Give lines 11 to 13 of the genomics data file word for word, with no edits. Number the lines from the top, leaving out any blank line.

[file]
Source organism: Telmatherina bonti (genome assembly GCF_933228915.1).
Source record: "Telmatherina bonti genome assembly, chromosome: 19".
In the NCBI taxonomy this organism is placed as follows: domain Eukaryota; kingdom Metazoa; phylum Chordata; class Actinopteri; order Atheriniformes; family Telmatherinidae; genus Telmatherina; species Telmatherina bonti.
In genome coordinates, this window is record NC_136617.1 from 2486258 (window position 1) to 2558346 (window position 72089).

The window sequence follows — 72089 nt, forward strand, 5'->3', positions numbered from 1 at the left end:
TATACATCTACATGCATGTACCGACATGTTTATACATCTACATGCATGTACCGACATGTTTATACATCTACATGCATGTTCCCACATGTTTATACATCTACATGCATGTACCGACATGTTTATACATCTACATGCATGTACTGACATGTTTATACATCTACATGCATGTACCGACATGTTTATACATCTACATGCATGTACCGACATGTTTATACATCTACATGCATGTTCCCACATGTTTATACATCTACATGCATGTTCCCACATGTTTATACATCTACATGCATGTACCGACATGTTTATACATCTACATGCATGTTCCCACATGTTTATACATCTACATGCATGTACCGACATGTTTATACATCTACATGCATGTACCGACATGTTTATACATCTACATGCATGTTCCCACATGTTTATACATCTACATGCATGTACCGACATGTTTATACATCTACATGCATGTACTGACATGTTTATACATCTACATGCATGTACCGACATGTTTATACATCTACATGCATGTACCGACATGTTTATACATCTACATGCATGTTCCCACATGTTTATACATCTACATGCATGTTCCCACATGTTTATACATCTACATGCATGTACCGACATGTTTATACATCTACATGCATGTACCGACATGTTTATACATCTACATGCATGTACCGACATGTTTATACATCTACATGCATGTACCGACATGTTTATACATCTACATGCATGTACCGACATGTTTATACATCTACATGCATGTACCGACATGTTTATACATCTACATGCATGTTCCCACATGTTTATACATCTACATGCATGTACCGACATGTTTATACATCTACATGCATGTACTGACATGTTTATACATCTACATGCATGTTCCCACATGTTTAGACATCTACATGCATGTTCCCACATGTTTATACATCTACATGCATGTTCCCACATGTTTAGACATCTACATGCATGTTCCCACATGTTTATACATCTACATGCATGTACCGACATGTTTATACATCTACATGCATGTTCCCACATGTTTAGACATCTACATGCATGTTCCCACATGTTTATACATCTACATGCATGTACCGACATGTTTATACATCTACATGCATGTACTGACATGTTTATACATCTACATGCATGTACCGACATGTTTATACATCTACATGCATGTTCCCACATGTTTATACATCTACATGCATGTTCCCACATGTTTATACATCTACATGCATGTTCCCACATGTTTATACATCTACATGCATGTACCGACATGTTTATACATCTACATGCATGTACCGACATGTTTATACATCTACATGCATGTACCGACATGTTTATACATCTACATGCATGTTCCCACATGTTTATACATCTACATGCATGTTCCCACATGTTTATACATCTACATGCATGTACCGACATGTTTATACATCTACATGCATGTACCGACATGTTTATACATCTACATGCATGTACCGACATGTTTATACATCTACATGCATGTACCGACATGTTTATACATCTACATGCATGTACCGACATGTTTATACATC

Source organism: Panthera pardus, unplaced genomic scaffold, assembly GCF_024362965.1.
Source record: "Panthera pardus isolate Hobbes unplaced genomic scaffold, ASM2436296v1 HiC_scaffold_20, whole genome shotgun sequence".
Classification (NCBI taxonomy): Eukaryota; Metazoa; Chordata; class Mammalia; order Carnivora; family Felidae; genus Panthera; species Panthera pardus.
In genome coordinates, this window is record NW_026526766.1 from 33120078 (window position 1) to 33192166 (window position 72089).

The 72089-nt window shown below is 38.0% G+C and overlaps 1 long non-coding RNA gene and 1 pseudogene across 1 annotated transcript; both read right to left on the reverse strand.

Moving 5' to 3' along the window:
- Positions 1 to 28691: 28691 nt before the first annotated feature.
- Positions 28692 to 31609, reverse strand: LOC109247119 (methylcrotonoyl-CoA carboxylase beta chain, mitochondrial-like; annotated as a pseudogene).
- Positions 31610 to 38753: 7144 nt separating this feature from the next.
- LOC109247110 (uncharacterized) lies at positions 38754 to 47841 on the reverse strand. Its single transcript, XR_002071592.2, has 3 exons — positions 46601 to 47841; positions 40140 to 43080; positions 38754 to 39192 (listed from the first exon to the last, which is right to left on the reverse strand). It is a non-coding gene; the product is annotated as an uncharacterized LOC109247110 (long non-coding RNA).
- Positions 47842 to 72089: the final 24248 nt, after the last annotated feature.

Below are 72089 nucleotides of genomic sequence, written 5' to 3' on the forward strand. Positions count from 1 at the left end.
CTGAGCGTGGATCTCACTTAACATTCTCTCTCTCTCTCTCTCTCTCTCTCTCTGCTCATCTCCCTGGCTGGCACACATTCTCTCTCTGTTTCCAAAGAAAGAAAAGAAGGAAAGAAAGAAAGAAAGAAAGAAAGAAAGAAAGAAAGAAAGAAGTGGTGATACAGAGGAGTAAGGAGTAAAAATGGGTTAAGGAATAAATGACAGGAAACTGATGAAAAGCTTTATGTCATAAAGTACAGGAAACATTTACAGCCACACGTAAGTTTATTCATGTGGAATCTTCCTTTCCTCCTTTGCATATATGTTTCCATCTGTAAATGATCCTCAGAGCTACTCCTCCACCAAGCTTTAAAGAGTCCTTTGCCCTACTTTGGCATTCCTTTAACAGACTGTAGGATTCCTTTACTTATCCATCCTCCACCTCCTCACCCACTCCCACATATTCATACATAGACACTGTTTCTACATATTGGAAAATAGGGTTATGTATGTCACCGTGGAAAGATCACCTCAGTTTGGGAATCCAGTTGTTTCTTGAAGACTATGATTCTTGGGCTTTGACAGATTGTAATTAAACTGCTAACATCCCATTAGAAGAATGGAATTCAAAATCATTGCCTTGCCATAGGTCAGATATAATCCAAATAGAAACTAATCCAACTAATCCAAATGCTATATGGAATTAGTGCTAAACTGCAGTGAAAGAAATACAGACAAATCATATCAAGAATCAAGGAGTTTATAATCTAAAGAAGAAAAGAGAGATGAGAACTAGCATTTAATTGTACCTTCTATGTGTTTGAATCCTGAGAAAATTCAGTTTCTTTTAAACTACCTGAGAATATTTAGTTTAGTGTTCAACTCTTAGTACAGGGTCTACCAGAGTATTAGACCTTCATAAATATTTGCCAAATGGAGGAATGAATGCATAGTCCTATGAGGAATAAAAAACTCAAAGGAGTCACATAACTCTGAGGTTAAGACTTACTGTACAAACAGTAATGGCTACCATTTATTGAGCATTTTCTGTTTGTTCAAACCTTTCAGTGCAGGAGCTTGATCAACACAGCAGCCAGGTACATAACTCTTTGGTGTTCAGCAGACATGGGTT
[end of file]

The 72089-nt window shown below is 38.0% G+C and overlaps 1 long non-coding RNA gene and 1 pseudogene across 1 annotated transcript; both read right to left on the reverse strand.

Moving 5' to 3' along the window:
- Positions 1 to 28691: 28691 nt before the first annotated feature.